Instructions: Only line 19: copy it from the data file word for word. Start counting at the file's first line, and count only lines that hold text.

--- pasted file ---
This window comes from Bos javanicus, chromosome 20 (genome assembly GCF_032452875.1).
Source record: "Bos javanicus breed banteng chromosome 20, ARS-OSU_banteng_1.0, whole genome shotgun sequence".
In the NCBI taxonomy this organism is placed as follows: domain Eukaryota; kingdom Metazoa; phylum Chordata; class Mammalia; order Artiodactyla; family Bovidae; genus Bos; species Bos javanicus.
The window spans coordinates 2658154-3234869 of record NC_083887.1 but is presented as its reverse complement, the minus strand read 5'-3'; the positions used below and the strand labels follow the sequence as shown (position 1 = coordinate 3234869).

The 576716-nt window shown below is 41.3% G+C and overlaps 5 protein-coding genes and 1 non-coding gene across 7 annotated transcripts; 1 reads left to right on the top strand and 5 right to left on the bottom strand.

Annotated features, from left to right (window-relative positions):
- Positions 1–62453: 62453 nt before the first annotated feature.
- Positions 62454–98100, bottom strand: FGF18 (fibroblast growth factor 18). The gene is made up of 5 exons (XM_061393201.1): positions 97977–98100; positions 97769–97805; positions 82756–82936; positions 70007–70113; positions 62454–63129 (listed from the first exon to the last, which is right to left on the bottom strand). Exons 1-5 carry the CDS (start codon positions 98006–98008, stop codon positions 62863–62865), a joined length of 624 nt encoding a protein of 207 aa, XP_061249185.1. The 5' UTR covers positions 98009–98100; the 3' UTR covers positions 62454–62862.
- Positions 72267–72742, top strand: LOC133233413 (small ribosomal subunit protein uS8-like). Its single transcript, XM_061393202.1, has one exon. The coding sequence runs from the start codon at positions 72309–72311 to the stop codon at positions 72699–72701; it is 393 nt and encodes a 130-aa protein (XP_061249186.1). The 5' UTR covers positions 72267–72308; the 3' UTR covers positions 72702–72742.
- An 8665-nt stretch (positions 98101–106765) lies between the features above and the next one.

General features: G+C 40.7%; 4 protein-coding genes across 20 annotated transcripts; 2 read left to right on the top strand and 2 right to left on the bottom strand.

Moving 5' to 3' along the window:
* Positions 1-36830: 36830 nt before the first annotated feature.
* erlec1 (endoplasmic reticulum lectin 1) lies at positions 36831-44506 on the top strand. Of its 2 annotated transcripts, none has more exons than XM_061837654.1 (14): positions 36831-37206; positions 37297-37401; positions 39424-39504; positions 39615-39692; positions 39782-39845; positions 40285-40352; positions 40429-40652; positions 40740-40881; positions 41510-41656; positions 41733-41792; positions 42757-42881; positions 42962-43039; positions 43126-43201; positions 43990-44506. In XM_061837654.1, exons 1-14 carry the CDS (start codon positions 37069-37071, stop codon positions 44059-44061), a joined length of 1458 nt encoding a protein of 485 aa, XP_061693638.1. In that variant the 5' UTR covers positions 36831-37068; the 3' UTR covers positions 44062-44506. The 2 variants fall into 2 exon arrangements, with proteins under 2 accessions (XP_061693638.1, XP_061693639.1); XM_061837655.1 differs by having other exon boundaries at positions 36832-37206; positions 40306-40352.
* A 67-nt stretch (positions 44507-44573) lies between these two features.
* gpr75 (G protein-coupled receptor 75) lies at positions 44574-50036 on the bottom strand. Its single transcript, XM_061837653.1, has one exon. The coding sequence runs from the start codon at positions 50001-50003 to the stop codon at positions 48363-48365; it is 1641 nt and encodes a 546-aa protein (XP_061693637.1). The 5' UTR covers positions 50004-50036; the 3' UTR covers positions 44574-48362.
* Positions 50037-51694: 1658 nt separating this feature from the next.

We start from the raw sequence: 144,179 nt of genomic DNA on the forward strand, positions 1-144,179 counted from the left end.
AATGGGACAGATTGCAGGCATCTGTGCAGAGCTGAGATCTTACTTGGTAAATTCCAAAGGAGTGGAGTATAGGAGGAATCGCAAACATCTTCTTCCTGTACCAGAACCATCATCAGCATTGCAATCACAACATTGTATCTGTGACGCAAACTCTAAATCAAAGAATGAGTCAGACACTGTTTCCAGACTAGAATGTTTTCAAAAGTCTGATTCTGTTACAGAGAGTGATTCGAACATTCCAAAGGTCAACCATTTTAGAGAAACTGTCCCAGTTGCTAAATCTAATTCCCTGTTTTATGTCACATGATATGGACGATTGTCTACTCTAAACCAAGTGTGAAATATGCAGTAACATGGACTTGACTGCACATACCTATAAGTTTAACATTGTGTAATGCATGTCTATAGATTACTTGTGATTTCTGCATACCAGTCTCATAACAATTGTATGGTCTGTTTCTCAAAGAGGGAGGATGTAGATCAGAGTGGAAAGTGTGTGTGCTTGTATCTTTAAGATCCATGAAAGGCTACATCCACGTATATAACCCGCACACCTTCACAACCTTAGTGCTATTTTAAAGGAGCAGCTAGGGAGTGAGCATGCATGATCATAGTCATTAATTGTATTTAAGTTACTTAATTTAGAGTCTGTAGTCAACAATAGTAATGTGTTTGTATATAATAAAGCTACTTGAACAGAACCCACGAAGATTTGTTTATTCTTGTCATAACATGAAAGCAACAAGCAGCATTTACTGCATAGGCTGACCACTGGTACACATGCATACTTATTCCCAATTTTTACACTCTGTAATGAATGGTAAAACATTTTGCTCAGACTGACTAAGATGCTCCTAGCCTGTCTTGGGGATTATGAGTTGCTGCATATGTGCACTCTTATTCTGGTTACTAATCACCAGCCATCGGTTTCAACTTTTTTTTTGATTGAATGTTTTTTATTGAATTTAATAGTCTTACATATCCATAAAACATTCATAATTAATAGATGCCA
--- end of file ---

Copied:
AATGGGACAGATTGCAGGCATCTGTGCAGAGCTGAGATCTTACTTGGTAAATTCCAAAGGAGTGGAGTATAGGAGGAATCGCAAACATCTTCTTCCTGTACCAGAACCATCATCAGCATTGCAATCACAACATTGTATCTGTGACGCAAACTCTAAATCAAAGAATGAGTCAGACACTGTTTCCAGACTAGAATGTTTTCAAAAGTCTGATTCTGTTACAGAGAGTGATTCGAACATTCCAAAGGTCAACCATTTTAGAGAAACTGTCCCAGTTGCTAAATCTAATTCCCTGTTTTATGTCACATGATATGGACGATTGTCTACTCTAAACCAAGTGTGAAATATGCAGTAACATGGACTTGACTGCACATACCTATAAGTTTAACATTGTGTAATGCATGTCTATAGATTACTTGTGATTTCTGCATACCAGTCTCATAACAATTGTATGGTCTGTTTCTCAAAGAGGGAGGATGTAGATCAGAGTGGAAAGTGTGTGTGCTTGTATCTTTAAGATCCATGAAAGGCTACATCCACGTATATAACCCGCACACCTTCACAACCTTAGTGCTATTTTAAAGGAGCAGCTAGGGAGTGAGCATGCATGATCATAGTCATTAATTGTATTTAAGTTACTTAATTTAGAGTCTGTAGTCAACAATAGTAATGTGTTTGTATATAATAAAGCTACTTGAACAGAACCCACGAAGATTTGTTTATTCTTGTCATAACATGAAAGCAACAAGCAGCATTTACTGCATAGGCTGACCACTGGTACACATGCATACTTATTCCCAATTTTTACACTCTGTAATGAATGGTAAAACATTTTGCTCAGACTGACTAAGATGCTCCTAGCCTGTCTTGGGGATTATGAGTTGCTGCATATGTGCACTCTTATTCTGGTTACTAATCACCAGCCATCGGTTTCAACTTTTTTTTTGATTGAATGTTTTTTATTGAATTTAATAGTCTTACATATCCATAAAACATTCATAATTAATAGATGCCA